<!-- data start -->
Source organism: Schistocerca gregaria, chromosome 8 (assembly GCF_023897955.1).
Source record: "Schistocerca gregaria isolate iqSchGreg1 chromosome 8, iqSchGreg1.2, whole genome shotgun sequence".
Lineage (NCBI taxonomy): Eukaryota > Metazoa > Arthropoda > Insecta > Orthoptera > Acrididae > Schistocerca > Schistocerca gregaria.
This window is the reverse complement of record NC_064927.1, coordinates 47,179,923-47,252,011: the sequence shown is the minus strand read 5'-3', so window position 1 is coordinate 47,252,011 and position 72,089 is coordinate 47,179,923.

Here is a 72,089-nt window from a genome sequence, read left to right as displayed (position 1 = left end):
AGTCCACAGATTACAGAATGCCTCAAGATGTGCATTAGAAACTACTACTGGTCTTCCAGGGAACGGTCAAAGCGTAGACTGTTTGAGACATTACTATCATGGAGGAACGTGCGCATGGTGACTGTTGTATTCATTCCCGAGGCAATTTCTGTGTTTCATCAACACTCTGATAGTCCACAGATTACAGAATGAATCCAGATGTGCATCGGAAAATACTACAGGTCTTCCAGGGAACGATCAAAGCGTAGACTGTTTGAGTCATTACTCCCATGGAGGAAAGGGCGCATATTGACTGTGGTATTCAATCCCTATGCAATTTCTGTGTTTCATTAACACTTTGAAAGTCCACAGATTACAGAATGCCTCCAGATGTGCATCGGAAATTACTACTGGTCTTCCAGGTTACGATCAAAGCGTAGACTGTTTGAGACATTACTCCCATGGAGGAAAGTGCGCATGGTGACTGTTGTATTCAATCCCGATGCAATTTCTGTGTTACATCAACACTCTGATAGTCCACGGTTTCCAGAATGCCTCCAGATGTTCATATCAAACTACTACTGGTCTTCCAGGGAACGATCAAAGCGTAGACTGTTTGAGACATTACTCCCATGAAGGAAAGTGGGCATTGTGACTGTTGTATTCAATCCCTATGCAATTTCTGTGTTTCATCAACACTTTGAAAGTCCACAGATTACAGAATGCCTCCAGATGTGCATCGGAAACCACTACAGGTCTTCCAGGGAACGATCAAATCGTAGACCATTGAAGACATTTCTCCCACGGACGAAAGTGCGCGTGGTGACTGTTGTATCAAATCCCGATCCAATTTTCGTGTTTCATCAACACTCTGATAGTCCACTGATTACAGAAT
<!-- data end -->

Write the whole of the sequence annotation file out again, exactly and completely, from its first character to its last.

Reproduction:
Source organism: Schistocerca gregaria, chromosome 8 (assembly GCF_023897955.1).
Source record: "Schistocerca gregaria isolate iqSchGreg1 chromosome 8, iqSchGreg1.2, whole genome shotgun sequence".
Lineage (NCBI taxonomy): Eukaryota > Metazoa > Arthropoda > Insecta > Orthoptera > Acrididae > Schistocerca > Schistocerca gregaria.
This window is the reverse complement of record NC_064927.1, coordinates 47,179,923-47,252,011: the sequence shown is the minus strand read 5'-3', so window position 1 is coordinate 47,252,011 and position 72,089 is coordinate 47,179,923.

Here is a 72,089-nt window from a genome sequence, read left to right as displayed (position 1 = left end):
AGTCCACAGATTACAGAATGCCTCAAGATGTGCATTAGAAACTACTACTGGTCTTCCAGGGAACGGTCAAAGCGTAGACTGTTTGAGACATTACTATCATGGAGGAACGTGCGCATGGTGACTGTTGTATTCATTCCCGAGGCAATTTCTGTGTTTCATCAACACTCTGATAGTCCACAGATTACAGAATGAATCCAGATGTGCATCGGAAAATACTACAGGTCTTCCAGGGAACGATCAAAGCGTAGACTGTTTGAGTCATTACTCCCATGGAGGAAAGGGCGCATATTGACTGTGGTATTCAATCCCTATGCAATTTCTGTGTTTCATTAACACTTTGAAAGTCCACAGATTACAGAATGCCTCCAGATGTGCATCGGAAATTACTACTGGTCTTCCAGGTTACGATCAAAGCGTAGACTGTTTGAGACATTACTCCCATGGAGGAAAGTGCGCATGGTGACTGTTGTATTCAATCCCGATGCAATTTCTGTGTTACATCAACACTCTGATAGTCCACGGTTTCCAGAATGCCTCCAGATGTTCATATCAAACTACTACTGGTCTTCCAGGGAACGATCAAAGCGTAGACTGTTTGAGACATTACTCCCATGAAGGAAAGTGGGCATTGTGACTGTTGTATTCAATCCCTATGCAATTTCTGTGTTTCATCAACACTTTGAAAGTCCACAGATTACAGAATGCCTCCAGATGTGCATCGGAAACCACTACAGGTCTTCCAGGGAACGATCAAATCGTAGACCATTGAAGACATTTCTCCCACGGACGAAAGTGCGCGTGGTGACTGTTGTATCAAATCCCGATCCAATTTTCGTGTTTCATCAACACTCTGATAGTCCACTGATTACAGAAT